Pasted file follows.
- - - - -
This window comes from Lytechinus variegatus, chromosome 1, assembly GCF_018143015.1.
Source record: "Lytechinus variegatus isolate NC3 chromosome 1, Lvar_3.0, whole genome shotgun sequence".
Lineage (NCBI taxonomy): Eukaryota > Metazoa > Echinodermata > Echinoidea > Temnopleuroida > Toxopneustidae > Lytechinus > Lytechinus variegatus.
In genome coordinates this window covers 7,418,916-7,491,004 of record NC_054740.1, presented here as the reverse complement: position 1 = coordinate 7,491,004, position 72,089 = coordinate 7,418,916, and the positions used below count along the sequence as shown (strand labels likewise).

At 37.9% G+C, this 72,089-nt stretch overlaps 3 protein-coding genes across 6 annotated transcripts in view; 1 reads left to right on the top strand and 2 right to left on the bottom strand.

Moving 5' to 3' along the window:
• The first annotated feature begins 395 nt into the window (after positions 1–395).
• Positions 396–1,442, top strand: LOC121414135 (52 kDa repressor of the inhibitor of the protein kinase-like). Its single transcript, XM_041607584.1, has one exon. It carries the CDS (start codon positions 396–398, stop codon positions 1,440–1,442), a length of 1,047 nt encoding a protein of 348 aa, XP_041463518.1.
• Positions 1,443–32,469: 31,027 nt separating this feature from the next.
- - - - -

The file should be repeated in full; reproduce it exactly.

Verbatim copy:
This window comes from Lytechinus variegatus, chromosome 1, assembly GCF_018143015.1.
Source record: "Lytechinus variegatus isolate NC3 chromosome 1, Lvar_3.0, whole genome shotgun sequence".
Lineage (NCBI taxonomy): Eukaryota > Metazoa > Echinodermata > Echinoidea > Temnopleuroida > Toxopneustidae > Lytechinus > Lytechinus variegatus.
In genome coordinates this window covers 7,418,916-7,491,004 of record NC_054740.1, presented here as the reverse complement: position 1 = coordinate 7,491,004, position 72,089 = coordinate 7,418,916, and the positions used below count along the sequence as shown (strand labels likewise).

At 37.9% G+C, this 72,089-nt stretch overlaps 3 protein-coding genes across 6 annotated transcripts in view; 1 reads left to right on the top strand and 2 right to left on the bottom strand.

Moving 5' to 3' along the window:
• The first annotated feature begins 395 nt into the window (after positions 1–395).
• Positions 396–1,442, top strand: LOC121414135 (52 kDa repressor of the inhibitor of the protein kinase-like). Its single transcript, XM_041607584.1, has one exon. It carries the CDS (start codon positions 396–398, stop codon positions 1,440–1,442), a length of 1,047 nt encoding a protein of 348 aa, XP_041463518.1.
• Positions 1,443–32,469: 31,027 nt separating this feature from the next.